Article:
As soon as Tom and I unloaded our bicycles and equipment at a local hotel I went to the Tanana Valley First Care center to see what was going on with the ol bod.

 

Day 23: Fish Creek Bridge

Overcast & RainIt poured down rain all last night and is continuing to rain again today; thank goodness I pitched my tent on a high spot. Who would have thunk, based on the weather yesterday, that another weather storm would come in during the the night.

Tom came out of his tent for a few minutes.  After a brief discussion, we decided to burn another day here and let the rain subside. This was a fine idea with me as I still feel very tired and somewhat unsettled. The Exped UL air mattress is very comfortable and my Eureka sleeping bag sure does its job, but recently I have not been feeling rested in the mornings.

It is 60 miles to the Yukon Crossing Campground, and about 50 miles to the Outpost Cafe. Finger Rock Mountain and Beaver Slide, staring us right up the road must be crossed first. Last year we did our riding early in the morning  and tried to find a place to stay by early afternoon in order to minimize riding in the late afternoon heat. We are going back to that routine. Now, watch, tomorrow will be cool and calm. Oh, well, you can’t win them all.

Menno LeavingMenno, our friend from the Netherlands, decided to move on. I feel bad for him because the mosquitoes and chiggers (I am guessing) have really gotten to him. His back, butt, and legs look absolutely terrible. I am not sure that I have ever seen a reaction that bad on anyone. He has been using Deet spray and wipes, but for some reason it hasn’t worked well for him. He is hoping to make it the 60 miles to Yukon Crossing today and see if they have some other solution. As he put it, ‘The bites are really taking the joy out of my trip. I couldn’t even eat supper last night I felt so bad.’ I wish him luck on his trip and  hope something will help him out.

On a trip like this people come into your life, and they leave your life. Hopefully the interaction leaves both a little better off. Every person I meet leaves me with thoughts, ideas, and grateful appreciation for their dropping into my life. One constant in our life out here is the road; it seems to go on forever, always with us and always behind us. In front the road beckons to new adventures yet fulfilled. In back, the road leads to memories of things already seen and people already met.

Deet seems to work better than a product made by Shaklee that was given to me by a friend. Both products don’t seem to last very well once you start to sweat while bicycling. You can always tell when the effectiveness is gone by the number of mosquitoes starting to land on you, particularly the knees. Wonder what people did before there were chemical repellents?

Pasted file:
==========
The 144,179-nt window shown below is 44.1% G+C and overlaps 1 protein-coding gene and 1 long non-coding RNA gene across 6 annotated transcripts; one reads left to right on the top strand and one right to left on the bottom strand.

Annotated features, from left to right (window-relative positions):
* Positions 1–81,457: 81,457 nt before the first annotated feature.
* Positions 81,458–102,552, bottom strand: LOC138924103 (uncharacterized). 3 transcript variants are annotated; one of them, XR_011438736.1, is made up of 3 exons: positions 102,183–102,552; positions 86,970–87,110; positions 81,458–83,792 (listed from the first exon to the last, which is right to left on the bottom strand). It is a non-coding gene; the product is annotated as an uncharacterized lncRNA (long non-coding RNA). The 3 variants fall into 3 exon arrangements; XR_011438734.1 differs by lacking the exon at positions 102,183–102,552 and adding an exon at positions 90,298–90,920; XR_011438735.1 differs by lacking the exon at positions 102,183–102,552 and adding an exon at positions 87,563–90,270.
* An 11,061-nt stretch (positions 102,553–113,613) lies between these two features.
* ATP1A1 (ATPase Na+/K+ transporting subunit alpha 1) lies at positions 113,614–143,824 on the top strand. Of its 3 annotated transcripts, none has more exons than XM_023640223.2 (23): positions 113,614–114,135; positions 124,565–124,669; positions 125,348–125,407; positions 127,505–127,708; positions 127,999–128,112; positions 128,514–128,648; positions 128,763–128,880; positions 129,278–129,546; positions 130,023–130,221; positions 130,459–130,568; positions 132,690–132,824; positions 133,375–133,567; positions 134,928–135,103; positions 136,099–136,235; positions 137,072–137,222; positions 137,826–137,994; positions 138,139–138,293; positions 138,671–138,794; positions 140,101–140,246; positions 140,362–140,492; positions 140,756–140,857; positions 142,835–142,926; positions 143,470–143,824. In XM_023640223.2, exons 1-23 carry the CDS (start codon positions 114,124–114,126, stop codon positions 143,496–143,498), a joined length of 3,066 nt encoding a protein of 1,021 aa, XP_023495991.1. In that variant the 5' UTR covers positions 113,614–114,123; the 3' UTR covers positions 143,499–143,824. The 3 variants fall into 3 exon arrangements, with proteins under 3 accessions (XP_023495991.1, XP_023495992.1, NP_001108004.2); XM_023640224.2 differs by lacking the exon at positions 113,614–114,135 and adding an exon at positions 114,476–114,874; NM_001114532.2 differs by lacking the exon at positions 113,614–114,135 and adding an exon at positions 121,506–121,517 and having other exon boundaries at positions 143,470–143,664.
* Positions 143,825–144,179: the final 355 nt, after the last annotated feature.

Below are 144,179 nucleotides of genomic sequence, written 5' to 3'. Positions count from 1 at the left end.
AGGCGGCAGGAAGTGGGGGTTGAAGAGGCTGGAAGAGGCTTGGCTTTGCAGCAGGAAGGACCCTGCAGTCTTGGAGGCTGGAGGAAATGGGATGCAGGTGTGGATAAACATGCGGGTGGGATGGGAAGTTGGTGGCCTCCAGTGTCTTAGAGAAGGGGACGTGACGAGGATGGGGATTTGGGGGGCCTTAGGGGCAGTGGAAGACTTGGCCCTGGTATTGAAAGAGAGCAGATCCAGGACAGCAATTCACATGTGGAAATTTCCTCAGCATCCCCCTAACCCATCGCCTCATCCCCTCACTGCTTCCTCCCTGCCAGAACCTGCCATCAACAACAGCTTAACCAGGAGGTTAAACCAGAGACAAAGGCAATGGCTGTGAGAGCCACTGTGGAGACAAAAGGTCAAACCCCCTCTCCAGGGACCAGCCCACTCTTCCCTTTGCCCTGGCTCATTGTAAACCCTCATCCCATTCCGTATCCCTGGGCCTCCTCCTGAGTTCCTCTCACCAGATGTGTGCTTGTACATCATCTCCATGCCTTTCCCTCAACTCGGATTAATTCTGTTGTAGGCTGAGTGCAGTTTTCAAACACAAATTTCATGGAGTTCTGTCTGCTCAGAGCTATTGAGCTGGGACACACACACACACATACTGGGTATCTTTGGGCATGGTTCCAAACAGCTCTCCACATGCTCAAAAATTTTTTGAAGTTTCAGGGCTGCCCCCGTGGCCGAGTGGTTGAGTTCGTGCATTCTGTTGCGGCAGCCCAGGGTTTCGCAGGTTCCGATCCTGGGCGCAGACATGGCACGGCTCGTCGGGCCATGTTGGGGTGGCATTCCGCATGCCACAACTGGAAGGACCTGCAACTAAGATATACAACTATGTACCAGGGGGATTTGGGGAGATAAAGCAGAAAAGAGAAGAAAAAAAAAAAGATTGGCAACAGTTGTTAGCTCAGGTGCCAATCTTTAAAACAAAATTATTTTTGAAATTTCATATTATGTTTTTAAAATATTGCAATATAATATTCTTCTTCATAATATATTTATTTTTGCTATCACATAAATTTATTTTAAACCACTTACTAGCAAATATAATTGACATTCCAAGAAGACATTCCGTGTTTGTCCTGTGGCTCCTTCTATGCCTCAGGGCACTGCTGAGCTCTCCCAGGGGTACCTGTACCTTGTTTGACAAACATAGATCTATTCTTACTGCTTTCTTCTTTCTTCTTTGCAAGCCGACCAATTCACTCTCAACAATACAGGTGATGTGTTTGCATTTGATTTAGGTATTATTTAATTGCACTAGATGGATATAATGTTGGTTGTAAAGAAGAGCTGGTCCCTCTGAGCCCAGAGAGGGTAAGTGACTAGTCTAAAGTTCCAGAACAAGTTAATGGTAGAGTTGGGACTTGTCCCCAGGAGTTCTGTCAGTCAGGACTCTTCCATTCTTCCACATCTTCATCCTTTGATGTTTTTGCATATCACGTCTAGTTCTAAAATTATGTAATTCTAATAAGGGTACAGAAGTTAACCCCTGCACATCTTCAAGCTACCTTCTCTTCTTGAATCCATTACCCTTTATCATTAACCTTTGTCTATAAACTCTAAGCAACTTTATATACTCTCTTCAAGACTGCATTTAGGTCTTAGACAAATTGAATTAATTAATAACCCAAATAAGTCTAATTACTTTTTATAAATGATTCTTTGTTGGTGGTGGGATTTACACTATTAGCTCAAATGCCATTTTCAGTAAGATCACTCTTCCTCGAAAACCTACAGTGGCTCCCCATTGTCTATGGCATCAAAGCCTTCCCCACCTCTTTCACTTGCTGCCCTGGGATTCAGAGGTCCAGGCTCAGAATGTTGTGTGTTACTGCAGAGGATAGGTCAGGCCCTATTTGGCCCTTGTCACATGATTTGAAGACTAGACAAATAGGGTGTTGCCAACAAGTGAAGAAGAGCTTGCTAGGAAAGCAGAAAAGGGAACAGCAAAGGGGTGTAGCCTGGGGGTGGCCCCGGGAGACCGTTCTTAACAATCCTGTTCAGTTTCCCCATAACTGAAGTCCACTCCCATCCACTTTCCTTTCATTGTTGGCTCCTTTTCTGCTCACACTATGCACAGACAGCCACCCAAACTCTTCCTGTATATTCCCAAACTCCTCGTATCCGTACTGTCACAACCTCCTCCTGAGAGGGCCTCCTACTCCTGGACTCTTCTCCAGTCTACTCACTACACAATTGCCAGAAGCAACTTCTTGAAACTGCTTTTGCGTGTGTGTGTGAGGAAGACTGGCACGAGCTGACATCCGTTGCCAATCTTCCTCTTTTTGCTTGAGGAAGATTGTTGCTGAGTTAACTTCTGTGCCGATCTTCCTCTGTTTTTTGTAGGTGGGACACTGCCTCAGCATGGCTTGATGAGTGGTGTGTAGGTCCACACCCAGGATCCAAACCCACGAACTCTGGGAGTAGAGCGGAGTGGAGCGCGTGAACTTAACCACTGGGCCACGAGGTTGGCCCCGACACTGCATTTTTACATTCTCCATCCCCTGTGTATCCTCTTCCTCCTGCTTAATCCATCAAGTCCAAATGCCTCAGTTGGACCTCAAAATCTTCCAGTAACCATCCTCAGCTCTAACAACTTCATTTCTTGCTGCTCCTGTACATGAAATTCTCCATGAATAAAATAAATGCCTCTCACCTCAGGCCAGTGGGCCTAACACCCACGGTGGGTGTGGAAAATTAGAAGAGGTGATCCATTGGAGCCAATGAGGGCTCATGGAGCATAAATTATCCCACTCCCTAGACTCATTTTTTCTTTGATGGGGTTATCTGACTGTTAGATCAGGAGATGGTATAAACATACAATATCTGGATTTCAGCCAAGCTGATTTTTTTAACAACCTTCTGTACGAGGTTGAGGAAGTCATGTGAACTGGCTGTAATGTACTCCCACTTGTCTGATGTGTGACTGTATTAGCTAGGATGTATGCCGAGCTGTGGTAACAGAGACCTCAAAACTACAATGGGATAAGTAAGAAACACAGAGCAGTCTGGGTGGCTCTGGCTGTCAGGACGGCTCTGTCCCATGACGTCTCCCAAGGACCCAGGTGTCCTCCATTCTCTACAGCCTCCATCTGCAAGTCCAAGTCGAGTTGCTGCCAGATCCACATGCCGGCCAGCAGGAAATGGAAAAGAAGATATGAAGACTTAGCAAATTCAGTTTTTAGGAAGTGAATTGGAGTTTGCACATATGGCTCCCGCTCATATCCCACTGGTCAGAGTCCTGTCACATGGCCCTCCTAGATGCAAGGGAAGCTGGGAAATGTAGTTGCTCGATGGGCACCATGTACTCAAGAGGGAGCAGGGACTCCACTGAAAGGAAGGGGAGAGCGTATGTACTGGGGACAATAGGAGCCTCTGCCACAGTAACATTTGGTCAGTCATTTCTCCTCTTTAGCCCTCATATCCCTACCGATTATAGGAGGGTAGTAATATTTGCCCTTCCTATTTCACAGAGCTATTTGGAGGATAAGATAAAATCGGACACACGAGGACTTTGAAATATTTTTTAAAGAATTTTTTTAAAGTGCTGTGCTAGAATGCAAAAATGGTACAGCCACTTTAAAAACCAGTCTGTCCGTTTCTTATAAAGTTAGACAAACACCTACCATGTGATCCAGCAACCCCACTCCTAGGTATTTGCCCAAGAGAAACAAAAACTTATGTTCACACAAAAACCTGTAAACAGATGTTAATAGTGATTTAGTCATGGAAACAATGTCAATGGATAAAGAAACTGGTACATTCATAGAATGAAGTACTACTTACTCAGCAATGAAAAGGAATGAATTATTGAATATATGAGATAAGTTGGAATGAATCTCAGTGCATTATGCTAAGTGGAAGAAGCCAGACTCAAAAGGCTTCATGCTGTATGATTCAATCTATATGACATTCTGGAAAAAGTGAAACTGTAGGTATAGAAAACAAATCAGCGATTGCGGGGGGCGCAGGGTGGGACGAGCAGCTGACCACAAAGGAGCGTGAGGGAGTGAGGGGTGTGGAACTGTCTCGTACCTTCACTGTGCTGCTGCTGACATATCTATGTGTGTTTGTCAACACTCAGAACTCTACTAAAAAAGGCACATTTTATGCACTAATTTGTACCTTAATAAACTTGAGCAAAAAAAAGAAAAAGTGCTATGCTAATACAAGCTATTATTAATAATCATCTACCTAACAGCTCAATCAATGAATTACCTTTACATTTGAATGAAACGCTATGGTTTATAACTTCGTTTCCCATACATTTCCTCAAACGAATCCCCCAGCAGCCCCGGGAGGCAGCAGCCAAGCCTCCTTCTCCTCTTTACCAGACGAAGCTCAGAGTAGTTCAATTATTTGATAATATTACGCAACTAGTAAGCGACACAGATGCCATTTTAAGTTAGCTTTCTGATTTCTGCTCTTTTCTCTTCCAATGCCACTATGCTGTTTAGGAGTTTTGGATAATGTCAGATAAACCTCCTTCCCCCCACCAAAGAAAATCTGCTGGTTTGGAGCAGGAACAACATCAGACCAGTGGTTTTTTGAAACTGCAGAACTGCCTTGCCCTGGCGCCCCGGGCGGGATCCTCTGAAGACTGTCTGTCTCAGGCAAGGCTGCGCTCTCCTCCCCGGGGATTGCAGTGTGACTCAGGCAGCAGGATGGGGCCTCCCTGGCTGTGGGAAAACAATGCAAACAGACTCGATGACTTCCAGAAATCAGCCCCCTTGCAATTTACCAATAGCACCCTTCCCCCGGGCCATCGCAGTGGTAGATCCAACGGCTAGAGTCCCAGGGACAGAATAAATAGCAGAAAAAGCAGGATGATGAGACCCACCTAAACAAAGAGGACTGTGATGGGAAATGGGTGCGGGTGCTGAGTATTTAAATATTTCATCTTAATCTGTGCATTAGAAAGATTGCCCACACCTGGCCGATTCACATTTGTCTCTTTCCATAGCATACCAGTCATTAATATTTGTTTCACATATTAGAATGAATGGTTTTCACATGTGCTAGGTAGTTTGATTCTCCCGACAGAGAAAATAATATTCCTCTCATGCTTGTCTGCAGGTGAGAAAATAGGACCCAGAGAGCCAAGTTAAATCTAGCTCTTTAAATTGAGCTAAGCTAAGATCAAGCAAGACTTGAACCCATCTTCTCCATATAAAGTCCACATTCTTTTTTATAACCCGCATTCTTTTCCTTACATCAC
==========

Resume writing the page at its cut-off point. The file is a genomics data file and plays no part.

One corner of my sewing job on the netting came loose so I spent an hour redoing it. Those little flying bloodmobiles seem to infiltrate any little opening. I will need to purchase additional thread when in Fairbanks.

It is really quite pretty looking out my tent at the various types of trees, and moss, and lichen. The rain and overcast skies give everything a much softer look. I just unzipped the tent opening 4” to take a picture of the forest and 6 little suckers made it in. The first, I mean very first, thing I do when crawling in and zipping up my tent is go on mosquito patrol. I have found that trapping them between my hand and the netting then wiping my hand down usually does the trick, even though it often leaves a small bloody trail in its wake.

Back to my book. At the moment I am reading ‘Quarry’ by Max Allan Collins. It is about a contract hit man, and the style is similar to the old fashioned pot boilers from the 30s and 40s.

Until later . . . . .

Well, I finished my book and got in a nice afternoon nap: about 4.5 hours worth. I would still be sleeping if it hadn’t been for a young couple with a dog that came wandering through the camping area. They parked their car back by the bridge and were doing a little exploring, I guess.

I have now started ‘Quarry’s List’, the followup to the previous book. It was either that or ‘The Origins of Totalitarianism’ by Hannah Arendt. The lighter read about the further adventures of a contract hit man seemed the more appealing.

Swollen Fish RiverDinner time: the high point of the day. I decided on Chicken & Noodles, with tea and raspberry crumbles for dessert. In these types of situations the pouch meal system is really quite handy. But first, I had to exit my cocoon to refill the water bottles; Fish Creek is probably a foot or two higher than it was yesterday. I am able to move things aside and fix/eat the meal inside my tent. Unfortunately I will have to exit said tent and enter the real world of mosquitoes in order to put my bear barrel away for the night. So far we have not seen any evidence (scat or tracks) of bears around here but I don’t want to tempt them by having food where I am sleeping.

I think if you are doing a ride like this you must enjoy solitude, or as my dear sainted mother use to say, ‘I like people, but I also enjoy myself.’ Even though you travel with someone else I believe you need to enjoy being with yourself. You cannot talk forever, at some point you must let the silence of the ride creep in and go with the flow. I feel lucky that the sounds of silence are so enticing to me.

Talk at ya’ tomorrow . . . . . sleep tight and don’t let them bed bugs bite . . . . .